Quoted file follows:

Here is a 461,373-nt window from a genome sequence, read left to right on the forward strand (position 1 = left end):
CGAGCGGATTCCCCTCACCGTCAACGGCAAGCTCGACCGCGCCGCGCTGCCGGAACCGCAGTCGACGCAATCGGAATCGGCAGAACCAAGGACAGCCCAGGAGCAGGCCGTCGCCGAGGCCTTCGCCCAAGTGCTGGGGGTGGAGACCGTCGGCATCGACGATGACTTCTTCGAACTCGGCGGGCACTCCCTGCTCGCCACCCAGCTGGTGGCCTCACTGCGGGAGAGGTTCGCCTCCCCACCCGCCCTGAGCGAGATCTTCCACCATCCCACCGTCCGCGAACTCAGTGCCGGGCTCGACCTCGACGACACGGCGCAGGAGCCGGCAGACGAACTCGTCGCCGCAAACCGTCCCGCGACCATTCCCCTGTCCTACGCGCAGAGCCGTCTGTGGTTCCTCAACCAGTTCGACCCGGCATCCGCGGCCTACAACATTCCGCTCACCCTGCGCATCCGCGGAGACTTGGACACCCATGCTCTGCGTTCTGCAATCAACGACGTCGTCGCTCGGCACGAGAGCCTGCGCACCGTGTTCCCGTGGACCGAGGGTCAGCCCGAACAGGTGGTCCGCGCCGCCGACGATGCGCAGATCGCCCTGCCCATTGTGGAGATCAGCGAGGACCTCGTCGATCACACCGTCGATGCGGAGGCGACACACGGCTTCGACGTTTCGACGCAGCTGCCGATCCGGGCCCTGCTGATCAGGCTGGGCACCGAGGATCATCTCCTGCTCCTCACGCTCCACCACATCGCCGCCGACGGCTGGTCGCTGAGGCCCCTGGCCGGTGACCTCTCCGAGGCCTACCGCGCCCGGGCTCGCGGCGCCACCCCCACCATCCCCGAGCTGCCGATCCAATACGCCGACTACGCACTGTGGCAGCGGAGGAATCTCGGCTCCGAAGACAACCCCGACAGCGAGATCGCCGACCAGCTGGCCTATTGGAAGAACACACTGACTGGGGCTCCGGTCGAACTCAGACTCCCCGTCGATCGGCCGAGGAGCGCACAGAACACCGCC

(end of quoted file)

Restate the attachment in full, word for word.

Here is a 461,373-nt window from a genome sequence, read left to right on the forward strand (position 1 = left end):
CGAGCGGATTCCCCTCACCGTCAACGGCAAGCTCGACCGCGCCGCGCTGCCGGAACCGCAGTCGACGCAATCGGAATCGGCAGAACCAAGGACAGCCCAGGAGCAGGCCGTCGCCGAGGCCTTCGCCCAAGTGCTGGGGGTGGAGACCGTCGGCATCGACGATGACTTCTTCGAACTCGGCGGGCACTCCCTGCTCGCCACCCAGCTGGTGGCCTCACTGCGGGAGAGGTTCGCCTCCCCACCCGCCCTGAGCGAGATCTTCCACCATCCCACCGTCCGCGAACTCAGTGCCGGGCTCGACCTCGACGACACGGCGCAGGAGCCGGCAGACGAACTCGTCGCCGCAAACCGTCCCGCGACCATTCCCCTGTCCTACGCGCAGAGCCGTCTGTGGTTCCTCAACCAGTTCGACCCGGCATCCGCGGCCTACAACATTCCGCTCACCCTGCGCATCCGCGGAGACTTGGACACCCATGCTCTGCGTTCTGCAATCAACGACGTCGTCGCTCGGCACGAGAGCCTGCGCACCGTGTTCCCGTGGACCGAGGGTCAGCCCGAACAGGTGGTCCGCGCCGCCGACGATGCGCAGATCGCCCTGCCCATTGTGGAGATCAGCGAGGACCTCGTCGATCACACCGTCGATGCGGAGGCGACACACGGCTTCGACGTTTCGACGCAGCTGCCGATCCGGGCCCTGCTGATCAGGCTGGGCACCGAGGATCATCTCCTGCTCCTCACGCTCCACCACATCGCCGCCGACGGCTGGTCGCTGAGGCCCCTGGCCGGTGACCTCTCCGAGGCCTACCGCGCCCGGGCTCGCGGCGCCACCCCCACCATCCCCGAGCTGCCGATCCAATACGCCGACTACGCACTGTGGCAGCGGAGGAATCTCGGCTCCGAAGACAACCCCGACAGCGAGATCGCCGACCAGCTGGCCTATTGGAAGAACACACTGACTGGGGCTCCGGTCGAACTCAGACTCCCCGTCGATCGGCCGAGGAGCGCACAGAACACCGCC